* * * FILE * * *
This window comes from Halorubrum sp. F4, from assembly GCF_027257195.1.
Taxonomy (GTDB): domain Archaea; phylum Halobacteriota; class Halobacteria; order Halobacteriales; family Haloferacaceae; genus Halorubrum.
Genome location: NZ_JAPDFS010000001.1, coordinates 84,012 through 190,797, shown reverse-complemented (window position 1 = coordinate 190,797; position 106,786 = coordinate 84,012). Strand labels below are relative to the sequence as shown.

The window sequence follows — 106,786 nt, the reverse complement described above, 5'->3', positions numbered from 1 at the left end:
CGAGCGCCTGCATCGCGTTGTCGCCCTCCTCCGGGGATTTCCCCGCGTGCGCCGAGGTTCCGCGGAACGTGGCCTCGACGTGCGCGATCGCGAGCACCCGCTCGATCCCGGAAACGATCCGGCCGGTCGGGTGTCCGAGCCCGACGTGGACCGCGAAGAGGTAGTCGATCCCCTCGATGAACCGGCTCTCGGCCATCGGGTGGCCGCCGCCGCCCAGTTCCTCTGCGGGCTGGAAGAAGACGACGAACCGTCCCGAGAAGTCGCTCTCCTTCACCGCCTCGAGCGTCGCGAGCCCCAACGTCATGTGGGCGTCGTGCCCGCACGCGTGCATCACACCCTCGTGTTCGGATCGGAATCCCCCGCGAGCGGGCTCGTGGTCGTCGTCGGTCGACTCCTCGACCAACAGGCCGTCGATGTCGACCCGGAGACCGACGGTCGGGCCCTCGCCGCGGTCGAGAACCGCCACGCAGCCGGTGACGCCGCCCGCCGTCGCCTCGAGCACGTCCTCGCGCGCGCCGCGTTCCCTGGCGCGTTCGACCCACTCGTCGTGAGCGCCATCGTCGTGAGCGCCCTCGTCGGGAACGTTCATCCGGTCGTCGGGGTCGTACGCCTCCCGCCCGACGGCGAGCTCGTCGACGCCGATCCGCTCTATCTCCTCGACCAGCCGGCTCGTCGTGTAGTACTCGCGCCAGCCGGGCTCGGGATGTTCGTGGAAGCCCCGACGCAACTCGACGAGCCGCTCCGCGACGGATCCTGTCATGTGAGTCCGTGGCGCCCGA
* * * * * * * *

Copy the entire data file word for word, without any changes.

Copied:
This window comes from Halorubrum sp. F4, from assembly GCF_027257195.1.
Taxonomy (GTDB): domain Archaea; phylum Halobacteriota; class Halobacteria; order Halobacteriales; family Haloferacaceae; genus Halorubrum.
Genome location: NZ_JAPDFS010000001.1, coordinates 84,012 through 190,797, shown reverse-complemented (window position 1 = coordinate 190,797; position 106,786 = coordinate 84,012). Strand labels below are relative to the sequence as shown.

The window sequence follows — 106,786 nt, the reverse complement described above, 5'->3', positions numbered from 1 at the left end:
CGAGCGCCTGCATCGCGTTGTCGCCCTCCTCCGGGGATTTCCCCGCGTGCGCCGAGGTTCCGCGGAACGTGGCCTCGACGTGCGCGATCGCGAGCACCCGCTCGATCCCGGAAACGATCCGGCCGGTCGGGTGTCCGAGCCCGACGTGGACCGCGAAGAGGTAGTCGATCCCCTCGATGAACCGGCTCTCGGCCATCGGGTGGCCGCCGCCGCCCAGTTCCTCTGCGGGCTGGAAGAAGACGACGAACCGTCCCGAGAAGTCGCTCTCCTTCACCGCCTCGAGCGTCGCGAGCCCCAACGTCATGTGGGCGTCGTGCCCGCACGCGTGCATCACACCCTCGTGTTCGGATCGGAATCCCCCGCGAGCGGGCTCGTGGTCGTCGTCGGTCGACTCCTCGACCAACAGGCCGTCGATGTCGACCCGGAGACCGACGGTCGGGCCCTCGCCGCGGTCGAGAACCGCCACGCAGCCGGTGACGCCGCCCGCCGTCGCCTCGAGCACGTCCTCGCGCGCGCCGCGTTCCCTGGCGCGTTCGACCCACTCGTCGTGAGCGCCATCGTCGTGAGCGCCCTCGTCGGGAACGTTCATCCGGTCGTCGGGGTCGTACGCCTCCCGCCCGACGGCGAGCTCGTCGACGCCGATCCGCTCTATCTCCTCGACCAGCCGGCTCGTCGTGTAGTACTCGCGCCAGCCGGGCTCGGGATGTTCGTGGAAGCCCCGACGCAACTCGACGAGCCGCTCCGCGACGGATCCTGTCATGTGAGTCCGTGGCGCCCGA